UBC Theses and Dissertations
Automatic pathology of prostate cancer in whole mount slides incorporating individual gland classification Rashid, Sabrina
This thesis presents an automatic pathology (AutoPath) approach to detect prostatic adenocarcinoma based on the morphological analysis of high resolution whole mount histopathology images of the prostate. We are proposing a novel technique of labeling individual glands as benign or malignant exploiting only gland specific features. Two new features, the Number of Nuclei Layers and the Epithelial Layer density are proposed here to label individual glands. To extract the features, individual gland and nuclei units are segmented automatically. The nuclei units are segmented by employing a marker-controlled watershed algorithm. The gland units are segmented by consolidating their lumina with the surrounding layers of epithelium and nuclei. The main advantage of this approach is that it can detect individual malignant gland units, irrespective of neighboring histology and/or the spatial extent of the cancer. Therefore, a more sensitive annotation of cancer can be achieved by the proposed AutoPath technique, in comparison to the current clinical protocol, where the cancer annotation is performed at the regional macro level instead of glandular level technique.We have also combined the proposed gland-based approach with a regional approach to perform automatic cancer annotation of the whole mount images. The proposed algorithm performs the task of cancer detection in two stages: at first with pre-screening of the whole mount images in a low resolution (5x), and then ii) a finer annotation of the cancerous regions by labeling individual glands at a higher magnification (20x). In the first stage, the probable cancerous regions are classified using a random forest classifier that exploits the regional features of the tissue. In the second stage, gland specific features are used to label individual gland units as benign or malignant. The strong agreement between the experimental results and the pathologist's annotation corroborates the effectiveness of the proposed technique. The algorithm has been tested on 70 images. In a 10-fold cross validation experiment it achieved average sensitivity of 88%, specificity of 94% and accuracy of 93%. This surpasses the accuracy of other methods reported to date.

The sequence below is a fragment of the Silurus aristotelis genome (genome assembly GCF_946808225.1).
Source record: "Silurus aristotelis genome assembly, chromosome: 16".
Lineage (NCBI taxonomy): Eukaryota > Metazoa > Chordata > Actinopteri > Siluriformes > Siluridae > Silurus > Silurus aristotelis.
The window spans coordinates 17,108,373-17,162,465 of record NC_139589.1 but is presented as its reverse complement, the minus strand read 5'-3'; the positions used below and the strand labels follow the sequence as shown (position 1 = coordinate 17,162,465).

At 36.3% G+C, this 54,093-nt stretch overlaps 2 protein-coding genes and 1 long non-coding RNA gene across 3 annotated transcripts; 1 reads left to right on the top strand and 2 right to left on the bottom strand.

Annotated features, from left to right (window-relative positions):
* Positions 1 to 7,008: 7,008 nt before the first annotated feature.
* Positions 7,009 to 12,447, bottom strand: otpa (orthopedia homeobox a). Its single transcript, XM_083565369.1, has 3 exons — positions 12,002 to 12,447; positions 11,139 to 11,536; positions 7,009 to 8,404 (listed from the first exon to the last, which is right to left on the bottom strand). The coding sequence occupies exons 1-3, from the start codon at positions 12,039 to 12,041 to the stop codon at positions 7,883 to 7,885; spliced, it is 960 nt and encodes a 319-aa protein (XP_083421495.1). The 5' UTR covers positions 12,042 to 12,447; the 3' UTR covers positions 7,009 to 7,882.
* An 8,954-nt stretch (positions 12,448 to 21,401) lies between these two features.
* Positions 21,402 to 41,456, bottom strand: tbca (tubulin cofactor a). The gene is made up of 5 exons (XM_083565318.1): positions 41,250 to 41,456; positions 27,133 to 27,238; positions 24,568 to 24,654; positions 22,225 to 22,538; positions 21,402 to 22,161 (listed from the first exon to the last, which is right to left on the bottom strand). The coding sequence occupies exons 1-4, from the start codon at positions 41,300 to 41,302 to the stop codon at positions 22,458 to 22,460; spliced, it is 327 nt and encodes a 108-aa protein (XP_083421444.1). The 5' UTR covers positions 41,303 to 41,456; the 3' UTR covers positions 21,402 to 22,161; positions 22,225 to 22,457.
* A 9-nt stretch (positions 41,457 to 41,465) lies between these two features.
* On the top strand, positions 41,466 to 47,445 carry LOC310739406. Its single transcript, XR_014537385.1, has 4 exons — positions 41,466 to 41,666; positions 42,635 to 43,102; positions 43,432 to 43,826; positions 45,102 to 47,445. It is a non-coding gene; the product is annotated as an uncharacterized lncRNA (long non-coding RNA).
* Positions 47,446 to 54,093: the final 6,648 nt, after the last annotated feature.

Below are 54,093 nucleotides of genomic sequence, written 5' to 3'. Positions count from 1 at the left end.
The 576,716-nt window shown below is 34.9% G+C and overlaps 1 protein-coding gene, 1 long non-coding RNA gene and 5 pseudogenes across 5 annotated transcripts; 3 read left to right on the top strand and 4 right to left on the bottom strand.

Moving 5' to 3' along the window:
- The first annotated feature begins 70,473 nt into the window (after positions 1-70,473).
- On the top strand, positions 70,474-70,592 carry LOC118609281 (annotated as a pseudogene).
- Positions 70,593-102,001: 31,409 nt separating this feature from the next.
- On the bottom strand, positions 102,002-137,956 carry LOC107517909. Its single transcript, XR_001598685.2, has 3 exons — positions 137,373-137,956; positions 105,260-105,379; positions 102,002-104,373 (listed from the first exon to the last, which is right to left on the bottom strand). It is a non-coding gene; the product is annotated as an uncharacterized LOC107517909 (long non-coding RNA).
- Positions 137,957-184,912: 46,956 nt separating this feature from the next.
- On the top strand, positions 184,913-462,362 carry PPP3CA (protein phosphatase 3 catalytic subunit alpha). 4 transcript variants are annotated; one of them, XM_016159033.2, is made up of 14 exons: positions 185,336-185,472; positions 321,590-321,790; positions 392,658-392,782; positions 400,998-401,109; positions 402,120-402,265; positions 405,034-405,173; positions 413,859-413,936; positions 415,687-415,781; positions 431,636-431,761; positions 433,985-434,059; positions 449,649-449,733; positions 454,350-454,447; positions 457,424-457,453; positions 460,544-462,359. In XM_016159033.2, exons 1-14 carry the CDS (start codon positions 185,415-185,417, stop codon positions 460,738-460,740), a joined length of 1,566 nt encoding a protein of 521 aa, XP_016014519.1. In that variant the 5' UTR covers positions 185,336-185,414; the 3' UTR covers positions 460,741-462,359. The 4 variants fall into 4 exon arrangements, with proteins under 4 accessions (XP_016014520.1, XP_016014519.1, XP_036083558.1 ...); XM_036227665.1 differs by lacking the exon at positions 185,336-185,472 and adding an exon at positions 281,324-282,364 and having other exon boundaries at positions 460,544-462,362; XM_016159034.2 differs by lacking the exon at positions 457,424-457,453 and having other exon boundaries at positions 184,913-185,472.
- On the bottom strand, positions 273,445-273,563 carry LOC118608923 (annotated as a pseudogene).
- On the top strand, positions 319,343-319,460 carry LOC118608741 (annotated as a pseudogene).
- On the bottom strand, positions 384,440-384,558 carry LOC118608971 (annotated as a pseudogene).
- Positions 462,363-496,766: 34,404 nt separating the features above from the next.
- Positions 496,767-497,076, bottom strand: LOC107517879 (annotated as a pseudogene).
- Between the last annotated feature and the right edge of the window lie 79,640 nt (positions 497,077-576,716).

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Attribution-NonCommercial-NoDerivs 2.5 Canada